In late 1401, Timur returned to the Caucasus. George VII had to sue for peace, and sent his brother with the contributions. Timur was preparing for a major confrontation with the Ottoman dynasty and apparently wished to freeze the currently prevailing situation in Georgia until he could return to deal with it more decisively. Thus, he made peace with George on condition that the king of Georgia supplied him with troops and granted the Muslims special privileges. [Sicker, Martin (2000), "The Islamic World in Ascendancy: From the Arab Conquests to the Siege of Vienna", p. 155. Praeger, ISBN 0275968928.] Yet, the amir undertook some preventive measures and attacked the Georgian garrison of Tortumi, demolishing the citadel and looting the surrounding area. Once the Ottomans were defeated, Timur, back to Erzurum in 1402, decided to punish the king of Georgia for not having come to present his congratulations on his victory. George VII’s brother, Constantine, who was then on bad terms with his brother, arrived with gifts as did the king’s defiant vassal Iwane Jaqeli, prince of Samtskhe. Sheikh Ibrahim I of Shirvan went to estimate the revenues and expenses of Georgia. George sent new presents but Timur refused them and summoned George to appear in person. In the meantime, he himself laid siege to the impregnable fortress of Birtvisi fiercely defended by a tiny Georgian garrison. Having captured the fortress in August 1403, Timur sent his army to plunder the frontier regions of Georgia and set out in pursuit of the retreating king George VII as far as Abkhazia. The historian of Timur reports that 700 towns and villages were destroyed and their inhabitants massacred. [Grousset, René (1970), The Empire of the Steppes: A History of Central Asia, pp. 433-4. Rutgers University Press, ISBN 0813513049.]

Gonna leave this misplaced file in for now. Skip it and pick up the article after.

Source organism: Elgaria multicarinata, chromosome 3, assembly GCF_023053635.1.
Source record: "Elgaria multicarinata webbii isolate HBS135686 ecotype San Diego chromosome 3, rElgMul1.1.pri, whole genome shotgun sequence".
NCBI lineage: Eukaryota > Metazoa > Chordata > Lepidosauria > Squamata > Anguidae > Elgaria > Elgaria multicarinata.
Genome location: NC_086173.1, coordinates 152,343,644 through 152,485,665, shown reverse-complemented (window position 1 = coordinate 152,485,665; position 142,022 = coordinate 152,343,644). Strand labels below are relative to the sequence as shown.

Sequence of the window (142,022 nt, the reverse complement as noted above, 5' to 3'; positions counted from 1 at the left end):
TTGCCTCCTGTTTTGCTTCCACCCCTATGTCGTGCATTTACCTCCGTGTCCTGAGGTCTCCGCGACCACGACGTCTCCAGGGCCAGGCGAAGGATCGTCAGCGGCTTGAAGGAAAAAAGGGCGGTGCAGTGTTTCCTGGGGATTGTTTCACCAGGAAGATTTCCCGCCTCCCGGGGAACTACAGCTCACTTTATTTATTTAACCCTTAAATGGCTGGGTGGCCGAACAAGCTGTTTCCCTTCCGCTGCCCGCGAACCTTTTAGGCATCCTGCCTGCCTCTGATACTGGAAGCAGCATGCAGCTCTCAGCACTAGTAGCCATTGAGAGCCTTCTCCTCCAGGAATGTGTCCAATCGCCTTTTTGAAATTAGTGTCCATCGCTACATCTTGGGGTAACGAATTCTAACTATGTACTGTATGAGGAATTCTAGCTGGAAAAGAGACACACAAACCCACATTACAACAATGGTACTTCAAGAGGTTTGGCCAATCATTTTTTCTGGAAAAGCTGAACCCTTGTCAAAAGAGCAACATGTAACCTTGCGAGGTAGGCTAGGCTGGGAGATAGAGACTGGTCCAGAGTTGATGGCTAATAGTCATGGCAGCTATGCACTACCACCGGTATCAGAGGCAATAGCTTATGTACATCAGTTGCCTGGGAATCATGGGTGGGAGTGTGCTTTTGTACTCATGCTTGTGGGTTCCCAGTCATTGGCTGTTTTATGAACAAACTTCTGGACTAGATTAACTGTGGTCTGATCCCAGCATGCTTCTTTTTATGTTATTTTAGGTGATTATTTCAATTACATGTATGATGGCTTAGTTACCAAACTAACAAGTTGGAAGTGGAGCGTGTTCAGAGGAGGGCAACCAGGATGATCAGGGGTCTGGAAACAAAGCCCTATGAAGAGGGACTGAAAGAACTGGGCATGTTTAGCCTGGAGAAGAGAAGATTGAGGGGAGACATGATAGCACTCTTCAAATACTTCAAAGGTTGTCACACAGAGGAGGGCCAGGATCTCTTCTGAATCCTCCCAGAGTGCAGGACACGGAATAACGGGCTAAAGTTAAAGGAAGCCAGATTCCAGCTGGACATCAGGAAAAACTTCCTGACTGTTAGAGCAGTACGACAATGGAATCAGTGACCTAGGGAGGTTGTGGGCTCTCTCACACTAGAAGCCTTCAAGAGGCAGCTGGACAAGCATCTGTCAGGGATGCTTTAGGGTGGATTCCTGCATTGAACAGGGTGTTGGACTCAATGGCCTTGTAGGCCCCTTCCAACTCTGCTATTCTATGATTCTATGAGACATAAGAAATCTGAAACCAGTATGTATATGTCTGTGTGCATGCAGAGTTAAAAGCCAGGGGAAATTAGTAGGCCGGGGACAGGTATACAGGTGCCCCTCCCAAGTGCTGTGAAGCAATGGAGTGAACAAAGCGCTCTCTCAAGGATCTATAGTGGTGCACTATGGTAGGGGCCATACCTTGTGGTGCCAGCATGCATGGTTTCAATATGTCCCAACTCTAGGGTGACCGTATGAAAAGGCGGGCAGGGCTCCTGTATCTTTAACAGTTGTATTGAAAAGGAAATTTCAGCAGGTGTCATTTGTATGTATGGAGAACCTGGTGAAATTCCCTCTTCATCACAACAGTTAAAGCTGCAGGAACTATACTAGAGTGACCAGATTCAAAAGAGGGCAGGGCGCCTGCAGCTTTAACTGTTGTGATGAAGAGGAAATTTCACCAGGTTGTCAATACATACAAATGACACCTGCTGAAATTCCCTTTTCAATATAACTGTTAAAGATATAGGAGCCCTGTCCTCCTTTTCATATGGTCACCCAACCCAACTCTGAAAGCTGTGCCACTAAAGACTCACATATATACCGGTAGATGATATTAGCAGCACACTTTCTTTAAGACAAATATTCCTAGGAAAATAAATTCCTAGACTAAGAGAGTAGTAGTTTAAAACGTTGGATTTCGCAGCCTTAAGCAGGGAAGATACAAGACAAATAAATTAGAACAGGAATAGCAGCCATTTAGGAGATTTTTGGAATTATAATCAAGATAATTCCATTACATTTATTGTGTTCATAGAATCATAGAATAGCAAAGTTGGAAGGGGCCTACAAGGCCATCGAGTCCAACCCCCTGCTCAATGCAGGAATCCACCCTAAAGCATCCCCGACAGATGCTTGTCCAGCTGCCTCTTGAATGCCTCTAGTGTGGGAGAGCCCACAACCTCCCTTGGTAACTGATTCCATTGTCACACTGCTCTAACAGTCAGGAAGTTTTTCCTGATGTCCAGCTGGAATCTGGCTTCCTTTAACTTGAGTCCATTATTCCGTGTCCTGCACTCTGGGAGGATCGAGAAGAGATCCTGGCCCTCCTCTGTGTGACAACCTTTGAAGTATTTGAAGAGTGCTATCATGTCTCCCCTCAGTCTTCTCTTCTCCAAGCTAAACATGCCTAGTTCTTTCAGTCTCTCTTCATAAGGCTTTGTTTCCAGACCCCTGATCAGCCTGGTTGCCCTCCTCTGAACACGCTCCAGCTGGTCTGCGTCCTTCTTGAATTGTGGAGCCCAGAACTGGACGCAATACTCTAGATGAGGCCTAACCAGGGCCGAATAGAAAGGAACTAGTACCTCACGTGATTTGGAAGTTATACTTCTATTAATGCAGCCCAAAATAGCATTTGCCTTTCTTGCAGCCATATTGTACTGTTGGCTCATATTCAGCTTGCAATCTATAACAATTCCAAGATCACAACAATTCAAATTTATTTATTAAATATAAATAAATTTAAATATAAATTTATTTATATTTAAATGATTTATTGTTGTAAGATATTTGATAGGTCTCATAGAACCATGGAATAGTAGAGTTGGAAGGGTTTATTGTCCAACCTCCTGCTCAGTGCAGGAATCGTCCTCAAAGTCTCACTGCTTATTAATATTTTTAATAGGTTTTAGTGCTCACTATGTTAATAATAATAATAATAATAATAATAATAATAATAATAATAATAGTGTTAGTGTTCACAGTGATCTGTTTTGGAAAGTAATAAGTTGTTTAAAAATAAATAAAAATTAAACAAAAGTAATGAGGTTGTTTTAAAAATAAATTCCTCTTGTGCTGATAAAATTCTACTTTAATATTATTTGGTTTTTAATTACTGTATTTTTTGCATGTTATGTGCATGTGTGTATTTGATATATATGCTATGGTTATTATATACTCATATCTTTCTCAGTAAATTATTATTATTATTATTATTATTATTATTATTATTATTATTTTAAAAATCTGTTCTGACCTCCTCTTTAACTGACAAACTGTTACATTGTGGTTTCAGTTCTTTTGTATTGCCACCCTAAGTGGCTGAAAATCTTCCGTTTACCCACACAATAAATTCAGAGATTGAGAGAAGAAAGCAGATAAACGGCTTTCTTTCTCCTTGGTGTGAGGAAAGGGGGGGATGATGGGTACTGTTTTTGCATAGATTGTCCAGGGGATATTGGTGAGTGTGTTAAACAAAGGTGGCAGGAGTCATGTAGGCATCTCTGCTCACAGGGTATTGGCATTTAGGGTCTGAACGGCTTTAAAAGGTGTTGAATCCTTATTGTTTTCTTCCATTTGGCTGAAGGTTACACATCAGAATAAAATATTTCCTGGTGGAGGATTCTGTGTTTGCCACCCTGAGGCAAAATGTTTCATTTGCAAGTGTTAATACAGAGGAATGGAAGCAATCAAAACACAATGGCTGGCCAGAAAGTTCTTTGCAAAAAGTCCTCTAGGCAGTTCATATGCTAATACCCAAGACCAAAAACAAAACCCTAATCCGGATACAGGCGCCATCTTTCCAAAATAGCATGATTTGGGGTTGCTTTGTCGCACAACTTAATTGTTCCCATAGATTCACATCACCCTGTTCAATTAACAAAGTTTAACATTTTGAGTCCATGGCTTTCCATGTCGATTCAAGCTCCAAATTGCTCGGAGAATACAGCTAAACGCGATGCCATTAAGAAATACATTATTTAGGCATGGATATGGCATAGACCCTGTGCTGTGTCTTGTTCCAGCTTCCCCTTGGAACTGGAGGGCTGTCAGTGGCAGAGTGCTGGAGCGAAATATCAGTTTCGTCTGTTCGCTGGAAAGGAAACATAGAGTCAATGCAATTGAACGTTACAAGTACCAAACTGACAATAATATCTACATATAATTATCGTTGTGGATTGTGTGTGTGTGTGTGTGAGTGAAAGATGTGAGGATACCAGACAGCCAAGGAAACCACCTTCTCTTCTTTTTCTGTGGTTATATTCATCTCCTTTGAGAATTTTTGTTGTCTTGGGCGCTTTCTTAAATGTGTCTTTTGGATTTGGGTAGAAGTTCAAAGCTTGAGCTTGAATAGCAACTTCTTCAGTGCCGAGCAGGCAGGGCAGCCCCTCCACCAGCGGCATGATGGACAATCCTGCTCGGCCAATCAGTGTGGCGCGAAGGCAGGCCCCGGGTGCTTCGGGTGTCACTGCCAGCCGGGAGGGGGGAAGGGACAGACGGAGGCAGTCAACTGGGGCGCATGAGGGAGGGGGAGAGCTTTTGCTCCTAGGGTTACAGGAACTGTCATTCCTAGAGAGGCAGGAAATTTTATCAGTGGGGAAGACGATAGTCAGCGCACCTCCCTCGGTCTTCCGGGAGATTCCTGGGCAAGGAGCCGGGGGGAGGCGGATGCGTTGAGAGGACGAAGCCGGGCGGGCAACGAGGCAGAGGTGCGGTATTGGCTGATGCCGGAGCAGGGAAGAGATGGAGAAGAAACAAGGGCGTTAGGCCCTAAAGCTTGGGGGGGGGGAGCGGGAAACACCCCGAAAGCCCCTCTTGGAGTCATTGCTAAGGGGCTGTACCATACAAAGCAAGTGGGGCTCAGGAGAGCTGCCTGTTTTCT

Timur only stopped his army when the ulema and the mufti decided it was possible to grant the king of Georgia clemency ("aman"). George VII had to pay a huge tribute including 1,000 tankas of gold struck in the name of Timur, 1,000 horses, a ruby weighing 18 mithkals, etc. Timur then passed through Tbilisi, destroying the monasteries and churches on his way, and went to Beylagan early in 1404. All the territories from Beylagan to Trebizond were officially given by Timur as an appanage to his grandson Khalil Mirza. Timur then left the Caucasus and headed for Central Asia where he died on February 19, 1405.